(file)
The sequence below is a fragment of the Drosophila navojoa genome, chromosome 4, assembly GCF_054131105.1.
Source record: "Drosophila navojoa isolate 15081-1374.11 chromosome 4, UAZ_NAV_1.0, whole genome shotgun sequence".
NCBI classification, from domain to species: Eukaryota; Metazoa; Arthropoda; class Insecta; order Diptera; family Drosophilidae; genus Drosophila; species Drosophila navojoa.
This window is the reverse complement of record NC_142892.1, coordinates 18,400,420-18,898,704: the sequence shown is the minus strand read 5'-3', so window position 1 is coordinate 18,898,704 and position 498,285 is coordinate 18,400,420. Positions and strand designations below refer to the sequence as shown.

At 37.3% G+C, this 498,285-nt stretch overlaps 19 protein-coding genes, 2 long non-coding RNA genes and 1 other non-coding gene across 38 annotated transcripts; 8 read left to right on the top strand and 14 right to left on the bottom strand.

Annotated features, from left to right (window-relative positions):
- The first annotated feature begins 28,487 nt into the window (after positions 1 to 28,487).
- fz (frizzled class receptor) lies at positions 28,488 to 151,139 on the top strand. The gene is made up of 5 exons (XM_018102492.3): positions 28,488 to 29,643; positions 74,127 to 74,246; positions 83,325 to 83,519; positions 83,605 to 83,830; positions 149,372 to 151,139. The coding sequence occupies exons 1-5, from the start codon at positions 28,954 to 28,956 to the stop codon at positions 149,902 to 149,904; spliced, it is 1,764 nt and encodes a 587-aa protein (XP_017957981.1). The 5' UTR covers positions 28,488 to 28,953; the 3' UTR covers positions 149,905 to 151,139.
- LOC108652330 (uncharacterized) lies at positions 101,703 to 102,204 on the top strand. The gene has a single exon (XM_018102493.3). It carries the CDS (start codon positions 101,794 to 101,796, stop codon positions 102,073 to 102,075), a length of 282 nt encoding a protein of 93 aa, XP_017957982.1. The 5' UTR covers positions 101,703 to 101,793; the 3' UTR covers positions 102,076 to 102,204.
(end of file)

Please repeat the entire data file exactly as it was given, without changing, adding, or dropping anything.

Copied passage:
The sequence below is a fragment of the Drosophila navojoa genome, chromosome 4, assembly GCF_054131105.1.
Source record: "Drosophila navojoa isolate 15081-1374.11 chromosome 4, UAZ_NAV_1.0, whole genome shotgun sequence".
NCBI classification, from domain to species: Eukaryota; Metazoa; Arthropoda; class Insecta; order Diptera; family Drosophilidae; genus Drosophila; species Drosophila navojoa.
This window is the reverse complement of record NC_142892.1, coordinates 18,400,420-18,898,704: the sequence shown is the minus strand read 5'-3', so window position 1 is coordinate 18,898,704 and position 498,285 is coordinate 18,400,420. Positions and strand designations below refer to the sequence as shown.

At 37.3% G+C, this 498,285-nt stretch overlaps 19 protein-coding genes, 2 long non-coding RNA genes and 1 other non-coding gene across 38 annotated transcripts; 8 read left to right on the top strand and 14 right to left on the bottom strand.

Annotated features, from left to right (window-relative positions):
- The first annotated feature begins 28,487 nt into the window (after positions 1 to 28,487).
- fz (frizzled class receptor) lies at positions 28,488 to 151,139 on the top strand. The gene is made up of 5 exons (XM_018102492.3): positions 28,488 to 29,643; positions 74,127 to 74,246; positions 83,325 to 83,519; positions 83,605 to 83,830; positions 149,372 to 151,139. The coding sequence occupies exons 1-5, from the start codon at positions 28,954 to 28,956 to the stop codon at positions 149,902 to 149,904; spliced, it is 1,764 nt and encodes a 587-aa protein (XP_017957981.1). The 5' UTR covers positions 28,488 to 28,953; the 3' UTR covers positions 149,905 to 151,139.
- LOC108652330 (uncharacterized) lies at positions 101,703 to 102,204 on the top strand. The gene has a single exon (XM_018102493.3). It carries the CDS (start codon positions 101,794 to 101,796, stop codon positions 102,073 to 102,075), a length of 282 nt encoding a protein of 93 aa, XP_017957982.1. The 5' UTR covers positions 101,703 to 101,793; the 3' UTR covers positions 102,076 to 102,204.